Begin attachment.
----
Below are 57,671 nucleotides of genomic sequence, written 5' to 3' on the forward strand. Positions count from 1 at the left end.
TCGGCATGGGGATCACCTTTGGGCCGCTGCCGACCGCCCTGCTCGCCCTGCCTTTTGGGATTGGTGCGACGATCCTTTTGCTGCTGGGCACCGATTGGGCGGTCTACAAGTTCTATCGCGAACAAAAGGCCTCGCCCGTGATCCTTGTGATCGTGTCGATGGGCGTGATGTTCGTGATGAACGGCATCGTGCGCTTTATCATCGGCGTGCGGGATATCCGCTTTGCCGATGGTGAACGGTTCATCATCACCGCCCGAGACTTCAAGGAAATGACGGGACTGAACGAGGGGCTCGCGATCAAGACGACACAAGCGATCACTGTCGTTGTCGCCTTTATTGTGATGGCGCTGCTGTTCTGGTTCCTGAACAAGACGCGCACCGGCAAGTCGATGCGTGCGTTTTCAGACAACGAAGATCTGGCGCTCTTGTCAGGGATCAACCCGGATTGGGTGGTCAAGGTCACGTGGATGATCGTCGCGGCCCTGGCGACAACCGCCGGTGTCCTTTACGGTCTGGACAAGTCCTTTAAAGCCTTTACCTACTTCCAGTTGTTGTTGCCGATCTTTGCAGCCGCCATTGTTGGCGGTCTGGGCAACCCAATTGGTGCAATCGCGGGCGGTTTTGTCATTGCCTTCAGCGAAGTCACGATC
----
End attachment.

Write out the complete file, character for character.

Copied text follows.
Below are 57,671 nucleotides of genomic sequence, written 5' to 3' on the forward strand. Positions count from 1 at the left end.
TCGGCATGGGGATCACCTTTGGGCCGCTGCCGACCGCCCTGCTCGCCCTGCCTTTTGGGATTGGTGCGACGATCCTTTTGCTGCTGGGCACCGATTGGGCGGTCTACAAGTTCTATCGCGAACAAAAGGCCTCGCCCGTGATCCTTGTGATCGTGTCGATGGGCGTGATGTTCGTGATGAACGGCATCGTGCGCTTTATCATCGGCGTGCGGGATATCCGCTTTGCCGATGGTGAACGGTTCATCATCACCGCCCGAGACTTCAAGGAAATGACGGGACTGAACGAGGGGCTCGCGATCAAGACGACACAAGCGATCACTGTCGTTGTCGCCTTTATTGTGATGGCGCTGCTGTTCTGGTTCCTGAACAAGACGCGCACCGGCAAGTCGATGCGTGCGTTTTCAGACAACGAAGATCTGGCGCTCTTGTCAGGGATCAACCCGGATTGGGTGGTCAAGGTCACGTGGATGATCGTCGCGGCCCTGGCGACAACCGCCGGTGTCCTTTACGGTCTGGACAAGTCCTTTAAAGCCTTTACCTACTTCCAGTTGTTGTTGCCGATCTTTGCAGCCGCCATTGTTGGCGGTCTGGGCAACCCAATTGGTGCAATCGCGGGCGGTTTTGTCATTGCCTTCAGCGAAGTCACGATC